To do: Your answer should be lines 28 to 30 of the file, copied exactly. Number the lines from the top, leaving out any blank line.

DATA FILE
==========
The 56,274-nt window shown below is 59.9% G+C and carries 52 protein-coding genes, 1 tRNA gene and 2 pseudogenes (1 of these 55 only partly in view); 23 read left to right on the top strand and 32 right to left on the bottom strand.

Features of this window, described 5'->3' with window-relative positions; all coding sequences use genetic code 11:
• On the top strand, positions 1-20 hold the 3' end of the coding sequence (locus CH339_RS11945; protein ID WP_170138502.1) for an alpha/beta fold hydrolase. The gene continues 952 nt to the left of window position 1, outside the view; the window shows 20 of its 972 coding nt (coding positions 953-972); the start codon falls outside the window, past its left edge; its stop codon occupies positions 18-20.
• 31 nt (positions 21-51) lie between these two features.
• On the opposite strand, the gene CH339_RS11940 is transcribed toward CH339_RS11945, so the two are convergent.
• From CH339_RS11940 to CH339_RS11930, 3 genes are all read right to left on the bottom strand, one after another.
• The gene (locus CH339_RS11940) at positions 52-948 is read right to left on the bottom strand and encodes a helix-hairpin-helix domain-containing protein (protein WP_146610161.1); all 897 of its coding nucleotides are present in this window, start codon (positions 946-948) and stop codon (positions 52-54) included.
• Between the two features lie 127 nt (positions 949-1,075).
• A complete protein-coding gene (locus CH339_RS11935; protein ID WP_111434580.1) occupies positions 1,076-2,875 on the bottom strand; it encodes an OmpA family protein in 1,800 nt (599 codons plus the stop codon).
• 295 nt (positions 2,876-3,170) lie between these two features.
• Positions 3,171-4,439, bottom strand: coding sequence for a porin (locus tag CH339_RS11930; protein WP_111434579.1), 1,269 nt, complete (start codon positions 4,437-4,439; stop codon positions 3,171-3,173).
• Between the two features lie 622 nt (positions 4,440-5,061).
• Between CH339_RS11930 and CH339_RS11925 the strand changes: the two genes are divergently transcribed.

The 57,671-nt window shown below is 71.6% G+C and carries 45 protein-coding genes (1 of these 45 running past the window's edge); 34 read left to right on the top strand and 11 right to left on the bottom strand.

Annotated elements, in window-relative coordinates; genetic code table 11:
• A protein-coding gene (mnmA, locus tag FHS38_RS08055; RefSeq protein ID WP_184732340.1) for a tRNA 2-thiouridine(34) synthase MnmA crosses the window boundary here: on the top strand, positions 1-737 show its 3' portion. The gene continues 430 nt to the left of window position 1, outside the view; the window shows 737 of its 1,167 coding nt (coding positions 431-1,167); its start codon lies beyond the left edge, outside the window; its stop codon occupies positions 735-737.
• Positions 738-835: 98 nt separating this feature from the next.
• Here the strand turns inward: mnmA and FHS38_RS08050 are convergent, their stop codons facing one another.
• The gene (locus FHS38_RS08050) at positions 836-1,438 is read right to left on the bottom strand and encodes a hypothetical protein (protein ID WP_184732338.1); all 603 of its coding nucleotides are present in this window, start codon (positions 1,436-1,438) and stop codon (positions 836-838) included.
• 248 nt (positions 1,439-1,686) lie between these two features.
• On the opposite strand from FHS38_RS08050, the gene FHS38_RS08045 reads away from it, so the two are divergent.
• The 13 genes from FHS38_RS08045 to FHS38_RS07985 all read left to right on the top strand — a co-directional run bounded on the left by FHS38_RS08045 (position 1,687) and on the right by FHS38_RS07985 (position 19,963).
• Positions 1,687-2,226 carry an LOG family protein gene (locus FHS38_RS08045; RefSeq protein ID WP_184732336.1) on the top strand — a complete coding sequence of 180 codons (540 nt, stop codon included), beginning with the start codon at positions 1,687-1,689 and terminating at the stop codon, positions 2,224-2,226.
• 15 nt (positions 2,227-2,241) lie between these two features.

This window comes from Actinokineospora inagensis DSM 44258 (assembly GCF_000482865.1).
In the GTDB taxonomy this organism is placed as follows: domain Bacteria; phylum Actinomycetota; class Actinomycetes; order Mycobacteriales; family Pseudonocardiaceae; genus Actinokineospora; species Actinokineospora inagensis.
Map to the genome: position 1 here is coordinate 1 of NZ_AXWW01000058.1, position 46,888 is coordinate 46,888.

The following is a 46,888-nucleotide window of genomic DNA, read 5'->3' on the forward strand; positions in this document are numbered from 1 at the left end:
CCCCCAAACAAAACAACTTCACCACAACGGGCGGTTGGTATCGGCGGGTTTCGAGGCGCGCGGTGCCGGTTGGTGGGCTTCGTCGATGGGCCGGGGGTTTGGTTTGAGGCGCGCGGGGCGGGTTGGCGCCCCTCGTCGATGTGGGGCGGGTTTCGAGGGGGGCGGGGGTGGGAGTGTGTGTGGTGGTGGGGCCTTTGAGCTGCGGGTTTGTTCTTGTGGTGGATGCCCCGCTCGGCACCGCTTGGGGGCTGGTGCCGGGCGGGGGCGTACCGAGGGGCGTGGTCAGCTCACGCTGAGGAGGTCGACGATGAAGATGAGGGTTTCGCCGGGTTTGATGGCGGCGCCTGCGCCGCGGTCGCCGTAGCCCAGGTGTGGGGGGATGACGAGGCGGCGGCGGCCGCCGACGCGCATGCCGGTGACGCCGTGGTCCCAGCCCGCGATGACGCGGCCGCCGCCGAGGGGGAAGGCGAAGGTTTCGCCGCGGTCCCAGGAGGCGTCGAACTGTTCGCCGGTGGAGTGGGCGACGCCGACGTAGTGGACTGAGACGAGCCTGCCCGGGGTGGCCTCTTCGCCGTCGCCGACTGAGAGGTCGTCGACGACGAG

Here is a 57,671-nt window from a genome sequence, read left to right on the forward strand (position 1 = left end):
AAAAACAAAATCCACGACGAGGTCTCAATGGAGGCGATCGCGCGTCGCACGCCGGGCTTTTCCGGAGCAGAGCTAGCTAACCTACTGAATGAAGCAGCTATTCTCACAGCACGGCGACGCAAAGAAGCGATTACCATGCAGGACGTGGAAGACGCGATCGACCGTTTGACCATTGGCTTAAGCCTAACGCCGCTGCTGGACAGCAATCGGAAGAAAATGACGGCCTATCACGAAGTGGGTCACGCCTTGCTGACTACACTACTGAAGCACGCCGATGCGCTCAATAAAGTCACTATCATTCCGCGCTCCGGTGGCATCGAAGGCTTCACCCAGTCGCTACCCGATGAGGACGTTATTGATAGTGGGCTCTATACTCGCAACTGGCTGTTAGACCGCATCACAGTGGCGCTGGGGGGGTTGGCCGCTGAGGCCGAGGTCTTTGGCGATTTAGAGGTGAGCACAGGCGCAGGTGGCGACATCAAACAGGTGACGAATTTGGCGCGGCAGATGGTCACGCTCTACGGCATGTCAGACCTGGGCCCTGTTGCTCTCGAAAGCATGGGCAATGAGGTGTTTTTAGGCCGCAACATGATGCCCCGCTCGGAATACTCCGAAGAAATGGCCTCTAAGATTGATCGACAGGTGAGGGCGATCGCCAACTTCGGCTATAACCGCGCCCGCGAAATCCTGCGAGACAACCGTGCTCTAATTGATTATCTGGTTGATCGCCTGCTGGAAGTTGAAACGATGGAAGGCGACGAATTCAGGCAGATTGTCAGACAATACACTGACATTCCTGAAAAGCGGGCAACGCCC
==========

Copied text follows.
The following is a 46,888-nucleotide window of genomic DNA, read 5'->3' on the forward strand; positions in this document are numbered from 1 at the left end:
CCCCCAAACAAAACAACTTCACCACAACGGGCGGTTGGTATCGGCGGGTTTCGAGGCGCGCGGTGCCGGTTGGTGGGCTTCGTCGATGGGCCGGGGGTTTGGTTTGAGGCGCGCGGGGCGGGTTGGCGCCCCTCGTCGATGTGGGGCGGGTTTCGAGGGGGGCGGGGGTGGGAGTGTGTGTGGTGGTGGGGCCTTTGAGCTGCGGGTTTGTTCTTGTGGTGGATGCCCCGCTCGGCACCGCTTGGGGGCTGGTGCCGGGCGGGGGCGTACCGAGGGGCGTGGTCAGCTCACGCTGAGGAGGTCGACGATGAAGATGAGGGTTTCGCCGGGTTTGATGGCGGCGCCTGCGCCGCGGTCGCCGTAGCCCAGGTGTGGGGGGATGACGAGGCGGCGGCGGCCGCCGACGCGCATGCCGGTGACGCCGTGGTCCCAGCCCGCGATGACGCGGCCGCCGCCGAGGGGGAAGGCGAAGGTTTCGCCGCGGTCCCAGGAGGCGTCGAACTGTTCGCCGGTGGAGTGGGCGACGCCGACGTAGTGGACTGAGACGAGCCTGCCCGGGGTGGCCTCTTCGCCGTCGCCGACTGAGAGGTCGTCGACGACGAG

Here is a 57,671-nt window from a genome sequence, read left to right on the forward strand (position 1 = left end):